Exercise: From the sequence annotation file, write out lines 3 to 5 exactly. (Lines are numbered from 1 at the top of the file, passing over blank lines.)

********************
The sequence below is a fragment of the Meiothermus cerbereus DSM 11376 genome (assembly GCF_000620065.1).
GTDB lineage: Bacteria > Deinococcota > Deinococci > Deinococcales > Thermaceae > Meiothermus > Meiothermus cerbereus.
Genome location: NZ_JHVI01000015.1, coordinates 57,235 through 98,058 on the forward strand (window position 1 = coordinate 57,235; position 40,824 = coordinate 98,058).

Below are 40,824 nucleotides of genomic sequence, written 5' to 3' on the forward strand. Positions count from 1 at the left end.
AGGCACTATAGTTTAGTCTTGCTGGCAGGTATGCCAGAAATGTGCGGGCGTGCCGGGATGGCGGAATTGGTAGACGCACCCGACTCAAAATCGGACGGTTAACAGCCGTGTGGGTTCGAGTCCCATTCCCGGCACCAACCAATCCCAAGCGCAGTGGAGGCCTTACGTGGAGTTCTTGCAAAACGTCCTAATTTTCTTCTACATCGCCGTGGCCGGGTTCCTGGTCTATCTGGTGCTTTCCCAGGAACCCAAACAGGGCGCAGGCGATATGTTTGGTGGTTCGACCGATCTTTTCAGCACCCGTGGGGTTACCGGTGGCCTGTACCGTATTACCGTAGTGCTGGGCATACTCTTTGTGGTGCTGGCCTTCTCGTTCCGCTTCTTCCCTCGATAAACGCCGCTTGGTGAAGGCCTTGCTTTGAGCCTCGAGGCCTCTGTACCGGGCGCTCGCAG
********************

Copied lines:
Genome location: NZ_JHVI01000015.1, coordinates 57,235 through 98,058 on the forward strand (window position 1 = coordinate 57,235; position 40,824 = coordinate 98,058).

Below are 40,824 nucleotides of genomic sequence, written 5' to 3' on the forward strand. Positions count from 1 at the left end.
AGGCACTATAGTTTAGTCTTGCTGGCAGGTATGCCAGAAATGTGCGGGCGTGCCGGGATGGCGGAATTGGTAGACGCACCCGACTCAAAATCGGACGGTTAACAGCCGTGTGGGTTCGAGTCCCATTCCCGGCACCAACCAATCCCAAGCGCAGTGGAGGCCTTACGTGGAGTTCTTGCAAAACGTCCTAATTTTCTTCTACATCGCCGTGGCCGGGTTCCTGGTCTATCTGGTGCTTTCCCAGGAACCCAAACAGGGCGCAGGCGATATGTTTGGTGGTTCGACCGATCTTTTCAGCACCCGTGGGGTTACCGGTGGCCTGTACCGTATTACCGTAGTGCTGGGCATACTCTTTGTGGTGCTGGCCTTCTCGTTCCGCTTCTTCCCTCGATAAACGCCGCTTGGTGAAGGCCTTGCTTTGAGCCTCGAGGCCTCTGTACCGGGCGCTCGCAG